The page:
After the battery of tests, Johnny’s options were limited. He had the choice to be a demolitions expert, plumber or truck driver. From the vantage point of a kid coming from the California Youth Authority, a kid whose entire childhood was marked by dejection and degradation, his choice to become a driver seemed the easiest path to choose. Besides, there was a ten thousand dollar bonus attached to the career choice. Johnny failed to make the connection between suicide bombers, roads and military convoys in Iraq.

Johnny has kept contact with all of us via text messaging since his new life in the military started a few weeks ago and he is set to graduate from Basic Training in early September. His correspondences have informed us that he passed his physical agility battery of tests and will not have to go to ‘Fat Camp.’ He also has commented that the food is decent and that his correspondences will be restricted from now on to letters sent by US mail. His parents are included on his mailing list because he made peace with both of them prior to leaving for boot camp. Like his father and step-father, Johnny has joined the military. I sincerely hope he completes it and I pray he makes it home safely. I hope he does not succumb to the same fate his uncle suffered; to receive a medical discharge because he cracked under pressure.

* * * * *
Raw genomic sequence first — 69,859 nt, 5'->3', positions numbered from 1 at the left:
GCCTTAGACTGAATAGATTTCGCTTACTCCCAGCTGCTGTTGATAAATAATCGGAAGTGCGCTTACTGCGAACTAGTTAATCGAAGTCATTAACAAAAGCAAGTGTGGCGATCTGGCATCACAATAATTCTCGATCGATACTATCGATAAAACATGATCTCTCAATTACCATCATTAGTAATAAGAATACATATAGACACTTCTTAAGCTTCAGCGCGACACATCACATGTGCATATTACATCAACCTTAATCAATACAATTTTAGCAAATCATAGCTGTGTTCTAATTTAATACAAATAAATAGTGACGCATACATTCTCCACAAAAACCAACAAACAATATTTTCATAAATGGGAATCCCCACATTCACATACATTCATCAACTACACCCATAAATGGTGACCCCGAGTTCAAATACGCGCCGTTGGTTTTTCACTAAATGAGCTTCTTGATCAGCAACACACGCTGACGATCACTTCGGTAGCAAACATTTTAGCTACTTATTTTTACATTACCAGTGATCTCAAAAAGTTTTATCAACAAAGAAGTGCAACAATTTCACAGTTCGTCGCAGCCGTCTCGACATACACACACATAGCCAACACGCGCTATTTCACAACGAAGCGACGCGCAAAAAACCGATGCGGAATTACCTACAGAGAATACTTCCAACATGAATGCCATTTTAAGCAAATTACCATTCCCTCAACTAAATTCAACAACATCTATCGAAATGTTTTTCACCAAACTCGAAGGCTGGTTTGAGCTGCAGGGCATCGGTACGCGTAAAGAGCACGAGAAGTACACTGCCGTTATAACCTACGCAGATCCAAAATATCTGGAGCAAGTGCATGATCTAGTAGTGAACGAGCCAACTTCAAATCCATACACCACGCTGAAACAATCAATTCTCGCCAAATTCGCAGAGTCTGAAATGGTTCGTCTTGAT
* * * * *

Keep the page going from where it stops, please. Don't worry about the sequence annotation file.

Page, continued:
The weekend before Johnny left for Basic Training, we had a gathering for him. His paternal grandparents showed up and, in dramatic fashion, were appalled that Johnny had received his GED. They expressed their dismay at how Johnny’s aunt and cousin helped him to get it. The event was surreal on so many counts. While Johnny’s mom tried to ensure that she was listed as the recipient of his survivor benefits, His grand parents were disappointed that Johnny got his GED and his uncle – the mental health dischargee - was offering him advice on how to survive the military experience. It was amazing to see that all the people who literally threw this kid away when he needed them were the same people offering him bad advice, seeking to exploit his situation to their own end and even express disappointment at his decision to join the military – by their actions or rather, deliberate inaction were now seeking to make themselves better or place themselves in a better light by being critical.

I don’t know how this story is going to end but I will say this, Johnny is off to war. Let us all pray that Johnny comes marching back home, that he alive, safe, and better off than when he left.